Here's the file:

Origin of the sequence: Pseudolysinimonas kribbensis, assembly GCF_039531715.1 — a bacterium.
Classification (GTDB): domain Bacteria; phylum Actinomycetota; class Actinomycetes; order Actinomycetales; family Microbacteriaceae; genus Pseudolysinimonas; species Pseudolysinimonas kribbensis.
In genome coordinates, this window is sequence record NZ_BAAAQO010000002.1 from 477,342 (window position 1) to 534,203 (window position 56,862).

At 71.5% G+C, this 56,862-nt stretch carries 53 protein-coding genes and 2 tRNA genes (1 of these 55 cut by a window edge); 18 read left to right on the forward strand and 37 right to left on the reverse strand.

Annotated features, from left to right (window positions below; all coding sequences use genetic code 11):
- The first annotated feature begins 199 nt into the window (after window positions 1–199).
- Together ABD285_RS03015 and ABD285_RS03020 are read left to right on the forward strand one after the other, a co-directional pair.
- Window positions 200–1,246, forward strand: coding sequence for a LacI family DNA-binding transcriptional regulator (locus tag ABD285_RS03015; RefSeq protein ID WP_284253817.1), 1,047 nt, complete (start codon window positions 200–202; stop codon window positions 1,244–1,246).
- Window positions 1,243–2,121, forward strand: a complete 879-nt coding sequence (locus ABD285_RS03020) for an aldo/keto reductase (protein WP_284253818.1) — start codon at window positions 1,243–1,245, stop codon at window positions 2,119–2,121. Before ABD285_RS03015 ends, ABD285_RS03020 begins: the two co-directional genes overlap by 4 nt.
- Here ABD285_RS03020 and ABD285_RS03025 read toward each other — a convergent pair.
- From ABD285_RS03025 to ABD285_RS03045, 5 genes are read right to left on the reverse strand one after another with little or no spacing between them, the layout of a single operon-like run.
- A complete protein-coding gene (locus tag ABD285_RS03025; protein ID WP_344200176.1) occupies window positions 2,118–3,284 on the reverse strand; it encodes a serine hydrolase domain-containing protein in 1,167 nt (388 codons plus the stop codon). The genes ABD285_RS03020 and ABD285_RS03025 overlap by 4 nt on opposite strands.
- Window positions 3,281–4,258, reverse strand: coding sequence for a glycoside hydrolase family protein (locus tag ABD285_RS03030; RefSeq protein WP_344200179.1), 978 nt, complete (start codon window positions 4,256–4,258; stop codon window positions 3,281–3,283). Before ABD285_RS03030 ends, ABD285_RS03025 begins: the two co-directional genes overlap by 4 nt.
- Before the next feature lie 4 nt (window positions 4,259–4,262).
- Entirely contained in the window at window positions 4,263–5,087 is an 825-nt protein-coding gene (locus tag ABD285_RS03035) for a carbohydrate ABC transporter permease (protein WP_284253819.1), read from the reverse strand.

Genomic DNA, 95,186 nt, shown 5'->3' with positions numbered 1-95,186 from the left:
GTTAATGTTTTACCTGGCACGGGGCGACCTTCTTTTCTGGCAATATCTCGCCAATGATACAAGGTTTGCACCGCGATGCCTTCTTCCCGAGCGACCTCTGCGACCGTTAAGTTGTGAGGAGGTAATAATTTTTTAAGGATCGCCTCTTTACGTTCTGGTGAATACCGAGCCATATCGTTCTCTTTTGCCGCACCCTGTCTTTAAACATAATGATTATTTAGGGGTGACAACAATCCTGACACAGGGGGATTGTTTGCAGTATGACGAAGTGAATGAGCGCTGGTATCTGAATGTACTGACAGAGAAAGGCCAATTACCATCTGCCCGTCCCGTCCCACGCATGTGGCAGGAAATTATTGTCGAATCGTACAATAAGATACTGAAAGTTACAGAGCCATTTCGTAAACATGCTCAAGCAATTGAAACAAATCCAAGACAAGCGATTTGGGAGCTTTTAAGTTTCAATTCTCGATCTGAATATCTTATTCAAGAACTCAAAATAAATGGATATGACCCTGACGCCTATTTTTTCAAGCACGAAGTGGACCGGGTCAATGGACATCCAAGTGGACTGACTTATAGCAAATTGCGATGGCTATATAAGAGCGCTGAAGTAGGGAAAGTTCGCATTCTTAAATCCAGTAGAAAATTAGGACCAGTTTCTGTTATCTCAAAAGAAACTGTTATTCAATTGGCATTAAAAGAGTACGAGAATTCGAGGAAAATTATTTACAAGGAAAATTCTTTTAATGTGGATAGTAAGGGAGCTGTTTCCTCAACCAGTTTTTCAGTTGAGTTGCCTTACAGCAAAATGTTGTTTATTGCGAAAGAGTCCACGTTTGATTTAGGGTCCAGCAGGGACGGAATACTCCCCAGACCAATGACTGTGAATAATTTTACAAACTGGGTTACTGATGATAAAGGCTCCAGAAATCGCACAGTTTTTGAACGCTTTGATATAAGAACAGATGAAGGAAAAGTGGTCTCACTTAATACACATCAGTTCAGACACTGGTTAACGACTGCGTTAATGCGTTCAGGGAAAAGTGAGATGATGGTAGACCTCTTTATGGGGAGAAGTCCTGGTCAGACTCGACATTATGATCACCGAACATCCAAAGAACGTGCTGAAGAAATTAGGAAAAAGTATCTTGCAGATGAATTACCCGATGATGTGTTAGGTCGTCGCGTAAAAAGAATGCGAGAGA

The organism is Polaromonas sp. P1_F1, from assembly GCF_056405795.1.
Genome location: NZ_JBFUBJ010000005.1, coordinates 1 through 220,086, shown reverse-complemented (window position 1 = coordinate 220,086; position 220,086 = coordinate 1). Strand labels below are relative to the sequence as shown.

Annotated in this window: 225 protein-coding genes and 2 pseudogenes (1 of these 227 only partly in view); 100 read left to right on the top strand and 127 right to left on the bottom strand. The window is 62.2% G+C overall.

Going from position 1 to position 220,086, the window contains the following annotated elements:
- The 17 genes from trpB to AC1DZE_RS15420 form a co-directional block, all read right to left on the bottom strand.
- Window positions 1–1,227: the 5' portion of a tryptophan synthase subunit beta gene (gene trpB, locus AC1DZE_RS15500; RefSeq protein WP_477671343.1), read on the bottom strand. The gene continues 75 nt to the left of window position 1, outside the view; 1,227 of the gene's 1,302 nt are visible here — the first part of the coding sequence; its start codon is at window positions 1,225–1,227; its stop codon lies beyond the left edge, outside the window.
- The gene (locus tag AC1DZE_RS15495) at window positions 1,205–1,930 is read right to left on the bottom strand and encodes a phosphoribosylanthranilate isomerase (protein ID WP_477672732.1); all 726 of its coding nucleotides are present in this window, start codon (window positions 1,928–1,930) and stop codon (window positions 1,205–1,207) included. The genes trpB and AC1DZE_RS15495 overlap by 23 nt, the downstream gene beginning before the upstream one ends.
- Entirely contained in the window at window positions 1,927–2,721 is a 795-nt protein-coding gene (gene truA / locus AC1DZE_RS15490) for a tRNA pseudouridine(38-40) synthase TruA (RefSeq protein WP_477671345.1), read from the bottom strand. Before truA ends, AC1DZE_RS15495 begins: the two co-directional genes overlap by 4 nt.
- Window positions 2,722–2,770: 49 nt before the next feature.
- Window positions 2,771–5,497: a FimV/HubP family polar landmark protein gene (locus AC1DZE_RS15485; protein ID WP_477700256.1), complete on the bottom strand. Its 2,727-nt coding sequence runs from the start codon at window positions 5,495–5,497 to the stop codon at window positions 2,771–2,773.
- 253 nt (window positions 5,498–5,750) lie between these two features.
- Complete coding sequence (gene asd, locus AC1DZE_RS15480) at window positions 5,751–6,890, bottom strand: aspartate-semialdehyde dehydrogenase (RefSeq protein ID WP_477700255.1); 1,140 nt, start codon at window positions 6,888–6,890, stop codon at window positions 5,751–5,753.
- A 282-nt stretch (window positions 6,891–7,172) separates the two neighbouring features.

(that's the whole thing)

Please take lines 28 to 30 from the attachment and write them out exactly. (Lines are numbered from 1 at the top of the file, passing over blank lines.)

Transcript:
- 253 nt (window positions 5,498–5,750) lie between these two features.
- Complete coding sequence (gene asd, locus AC1DZE_RS15480) at window positions 5,751–6,890, bottom strand: aspartate-semialdehyde dehydrogenase (RefSeq protein ID WP_477700255.1); 1,140 nt, start codon at window positions 6,888–6,890, stop codon at window positions 5,751–5,753.
- A 282-nt stretch (window positions 6,891–7,172) separates the two neighbouring features.